None of the available vaccines covers all types of bacteria that can cause meningitis, and all of the vaccines have “serious adverse event” rates of at least 1% in teens—which means that they are at least 68 times more likely to get sick enough for a hospital visit from just one dose of vaccine than they are from meningitis itself. In order to protect yourself to the fullest extent possible by vaccination (there are lifestyle things you can do to reduce the risk as well), you would have to get six doses altogether of three vaccines, one of which is not even recommended for all teenagers—and you could still die of meningitis!
The truth is, much as we would all like for our “peace of mind” to be able to prevent any risk of infectious disease, it is simply not possible. And vaccinations used to avoid infection can—and often do—have very serious consequences.
2. I’m Already Autistic and I’m Afraid of Polio
This blatant attempt to exploit the autistic population is more than a little infuriating.
First off, no, you can’t “die of polio”—unless you’re traveling internationally on your own as well as vaccinating on your own. No one has even had a case of non-vaccine-strain polio in this country since the 1970s.
Secondly, you can indeed worsen the neurological issues associated with autism through vaccination. If you don’t know that autoimmunity runs rampant in the families of children with autism, you should. It is irresponsible and shameful to exploit medically vulnerable teenagers in this fashion.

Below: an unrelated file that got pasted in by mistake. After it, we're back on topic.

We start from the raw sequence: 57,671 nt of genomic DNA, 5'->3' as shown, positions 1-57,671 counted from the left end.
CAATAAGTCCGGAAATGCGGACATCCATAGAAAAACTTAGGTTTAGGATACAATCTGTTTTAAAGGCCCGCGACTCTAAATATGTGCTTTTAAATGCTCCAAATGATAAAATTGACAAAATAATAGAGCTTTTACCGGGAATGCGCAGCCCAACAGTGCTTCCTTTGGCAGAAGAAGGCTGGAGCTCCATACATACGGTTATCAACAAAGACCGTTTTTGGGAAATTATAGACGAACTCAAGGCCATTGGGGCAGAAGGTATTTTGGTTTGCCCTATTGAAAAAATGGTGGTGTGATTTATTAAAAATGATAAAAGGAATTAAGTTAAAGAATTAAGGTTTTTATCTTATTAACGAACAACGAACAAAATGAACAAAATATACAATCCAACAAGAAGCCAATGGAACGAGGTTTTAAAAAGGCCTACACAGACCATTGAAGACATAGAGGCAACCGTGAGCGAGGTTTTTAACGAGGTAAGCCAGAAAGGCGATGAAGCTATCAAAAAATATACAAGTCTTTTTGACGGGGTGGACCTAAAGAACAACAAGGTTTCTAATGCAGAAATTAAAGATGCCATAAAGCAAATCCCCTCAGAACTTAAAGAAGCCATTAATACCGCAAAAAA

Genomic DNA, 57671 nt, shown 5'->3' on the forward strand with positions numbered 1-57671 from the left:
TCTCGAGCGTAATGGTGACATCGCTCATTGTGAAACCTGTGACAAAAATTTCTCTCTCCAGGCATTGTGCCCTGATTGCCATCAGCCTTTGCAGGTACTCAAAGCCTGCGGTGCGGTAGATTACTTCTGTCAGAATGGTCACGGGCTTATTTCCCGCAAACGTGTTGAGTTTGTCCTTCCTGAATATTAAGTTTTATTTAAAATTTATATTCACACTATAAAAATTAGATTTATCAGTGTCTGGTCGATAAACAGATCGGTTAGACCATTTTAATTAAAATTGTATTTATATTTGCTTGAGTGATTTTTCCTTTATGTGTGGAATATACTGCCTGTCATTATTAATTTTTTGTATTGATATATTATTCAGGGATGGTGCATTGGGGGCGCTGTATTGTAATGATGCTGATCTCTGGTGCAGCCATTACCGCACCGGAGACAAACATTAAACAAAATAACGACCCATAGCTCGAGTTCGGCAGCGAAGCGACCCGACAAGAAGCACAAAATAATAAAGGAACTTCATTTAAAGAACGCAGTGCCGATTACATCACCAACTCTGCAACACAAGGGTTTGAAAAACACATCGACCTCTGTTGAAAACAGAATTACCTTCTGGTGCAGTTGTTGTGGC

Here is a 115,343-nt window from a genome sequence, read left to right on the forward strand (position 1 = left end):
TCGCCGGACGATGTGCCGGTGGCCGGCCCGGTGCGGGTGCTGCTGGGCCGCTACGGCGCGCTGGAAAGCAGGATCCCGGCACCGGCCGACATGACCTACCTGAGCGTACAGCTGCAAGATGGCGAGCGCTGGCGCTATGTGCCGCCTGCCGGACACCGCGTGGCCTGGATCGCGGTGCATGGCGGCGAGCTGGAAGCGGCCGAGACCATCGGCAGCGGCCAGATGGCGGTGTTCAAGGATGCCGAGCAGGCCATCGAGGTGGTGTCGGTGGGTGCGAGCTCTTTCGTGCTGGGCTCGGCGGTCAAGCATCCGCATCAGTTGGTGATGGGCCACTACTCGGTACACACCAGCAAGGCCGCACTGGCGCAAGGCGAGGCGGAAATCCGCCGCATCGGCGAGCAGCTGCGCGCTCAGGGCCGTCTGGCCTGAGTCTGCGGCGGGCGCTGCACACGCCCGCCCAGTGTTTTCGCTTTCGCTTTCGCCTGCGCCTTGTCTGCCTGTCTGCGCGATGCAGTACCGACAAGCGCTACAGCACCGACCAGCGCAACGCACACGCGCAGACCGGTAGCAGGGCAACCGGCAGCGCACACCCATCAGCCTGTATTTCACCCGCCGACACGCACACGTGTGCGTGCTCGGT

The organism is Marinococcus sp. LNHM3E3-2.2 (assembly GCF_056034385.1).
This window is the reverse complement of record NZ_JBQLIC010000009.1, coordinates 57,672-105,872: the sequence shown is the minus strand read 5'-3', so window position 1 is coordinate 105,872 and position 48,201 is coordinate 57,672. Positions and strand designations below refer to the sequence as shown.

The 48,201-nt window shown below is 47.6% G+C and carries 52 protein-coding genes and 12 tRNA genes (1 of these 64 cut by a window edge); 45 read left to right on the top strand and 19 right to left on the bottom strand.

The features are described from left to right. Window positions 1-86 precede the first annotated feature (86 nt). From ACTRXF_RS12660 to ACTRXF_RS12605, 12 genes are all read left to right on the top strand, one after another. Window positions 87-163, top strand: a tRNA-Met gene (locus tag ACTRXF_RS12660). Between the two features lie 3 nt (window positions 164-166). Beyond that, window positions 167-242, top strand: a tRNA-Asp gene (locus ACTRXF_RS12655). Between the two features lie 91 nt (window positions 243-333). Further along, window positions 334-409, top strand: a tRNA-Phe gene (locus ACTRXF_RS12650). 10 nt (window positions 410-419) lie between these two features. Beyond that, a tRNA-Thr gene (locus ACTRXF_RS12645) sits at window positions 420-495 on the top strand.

3. I Want to Have Children Someday
Bad as numbers one and two are, three may be the worst of all.
Yes, “vaccine-preventable diseases can kill a baby,” but science is indicating that it may be the immune activation associated with the illness rather than the illness itself that is the problem—immune activation of the very sort that vaccination induces. In addition, one particular vaccine may be causing high rates of infertility in young women who receive it.
Needless to say, none of the authors’ suggestions is going to make life bearable for either a child injured by a round of illicit vaccines or a parent who has been lied to about—and must deal with—said injury. But that’s not the authors’ problem; their only concern is to increase vaccination rates because they side with the CDC and pharmaceutical companies.
We all know that the CDC and pharmaceutical companies would like to increase uptake for each and every vaccine out there, regardless of the risks to any particular individual. We also know that they are by no means beyond using propaganda and emotional manipulation to achieve that end, even if it comes straight from the Nazi playbook.
But in an era of rampant immune-mediated chronic illness and low rates of infectious disease mortality, that is lousy public health policy.
And teaching children to be dishonest and violate their parents’ trust is lousy for everything else.
If we care about our children’s health—and we want them to care about it as well— it’s up to us parents.
We need to do everything we can to make sure that our children are not vulnerable to the kind of blatant propaganda being promulgated by the management team at WikiHow.
To do that we need to nurture our relationships with our kids right now, even when it’s hard—no, especially when it’s hard—making sure they understand the value of honesty and trust, when it comes to both their lives and our society as a whole.
~ Zoey O’Toole